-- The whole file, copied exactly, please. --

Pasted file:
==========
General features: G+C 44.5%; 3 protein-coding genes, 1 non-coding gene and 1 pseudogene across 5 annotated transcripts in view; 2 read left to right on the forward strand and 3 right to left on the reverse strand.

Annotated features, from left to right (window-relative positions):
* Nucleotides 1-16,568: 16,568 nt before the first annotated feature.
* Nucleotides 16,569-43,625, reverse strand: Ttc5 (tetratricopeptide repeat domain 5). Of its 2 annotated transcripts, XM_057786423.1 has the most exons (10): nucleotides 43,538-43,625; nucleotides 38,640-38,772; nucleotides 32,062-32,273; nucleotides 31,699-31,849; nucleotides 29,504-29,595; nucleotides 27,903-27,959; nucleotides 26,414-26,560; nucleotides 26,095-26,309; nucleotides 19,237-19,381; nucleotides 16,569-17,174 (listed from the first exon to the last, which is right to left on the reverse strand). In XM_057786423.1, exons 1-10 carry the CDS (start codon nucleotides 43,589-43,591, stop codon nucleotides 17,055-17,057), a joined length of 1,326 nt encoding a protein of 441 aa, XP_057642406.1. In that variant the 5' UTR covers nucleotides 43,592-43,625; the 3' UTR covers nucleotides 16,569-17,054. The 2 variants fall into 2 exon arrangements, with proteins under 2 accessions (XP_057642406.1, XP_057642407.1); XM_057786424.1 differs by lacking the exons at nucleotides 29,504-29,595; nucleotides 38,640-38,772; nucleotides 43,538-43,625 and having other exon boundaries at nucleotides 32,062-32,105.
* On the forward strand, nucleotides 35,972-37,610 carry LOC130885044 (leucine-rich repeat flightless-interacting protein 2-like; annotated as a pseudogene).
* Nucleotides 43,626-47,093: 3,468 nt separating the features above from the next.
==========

General features: G+C 44.5%; 3 protein-coding genes, 1 non-coding gene and 1 pseudogene across 5 annotated transcripts in view; 2 read left to right on the forward strand and 3 right to left on the reverse strand.

Annotated features, from left to right (window-relative positions):
* Nucleotides 1-16,568: 16,568 nt before the first annotated feature.
* Nucleotides 16,569-43,625, reverse strand: Ttc5 (tetratricopeptide repeat domain 5). Of its 2 annotated transcripts, XM_057786423.1 has the most exons (10): nucleotides 43,538-43,625; nucleotides 38,640-38,772; nucleotides 32,062-32,273; nucleotides 31,699-31,849; nucleotides 29,504-29,595; nucleotides 27,903-27,959; nucleotides 26,414-26,560; nucleotides 26,095-26,309; nucleotides 19,237-19,381; nucleotides 16,569-17,174 (listed from the first exon to the last, which is right to left on the reverse strand). In XM_057786423.1, exons 1-10 carry the CDS (start codon nucleotides 43,589-43,591, stop codon nucleotides 17,055-17,057), a joined length of 1,326 nt encoding a protein of 441 aa, XP_057642406.1. In that variant the 5' UTR covers nucleotides 43,592-43,625; the 3' UTR covers nucleotides 16,569-17,054. The 2 variants fall into 2 exon arrangements, with proteins under 2 accessions (XP_057642406.1, XP_057642407.1); XM_057786424.1 differs by lacking the exons at nucleotides 29,504-29,595; nucleotides 38,640-38,772; nucleotides 43,538-43,625 and having other exon boundaries at nucleotides 32,062-32,105.
* On the forward strand, nucleotides 35,972-37,610 carry LOC130885044 (leucine-rich repeat flightless-interacting protein 2-like; annotated as a pseudogene).
* Nucleotides 43,626-47,093: 3,468 nt separating the features above from the next.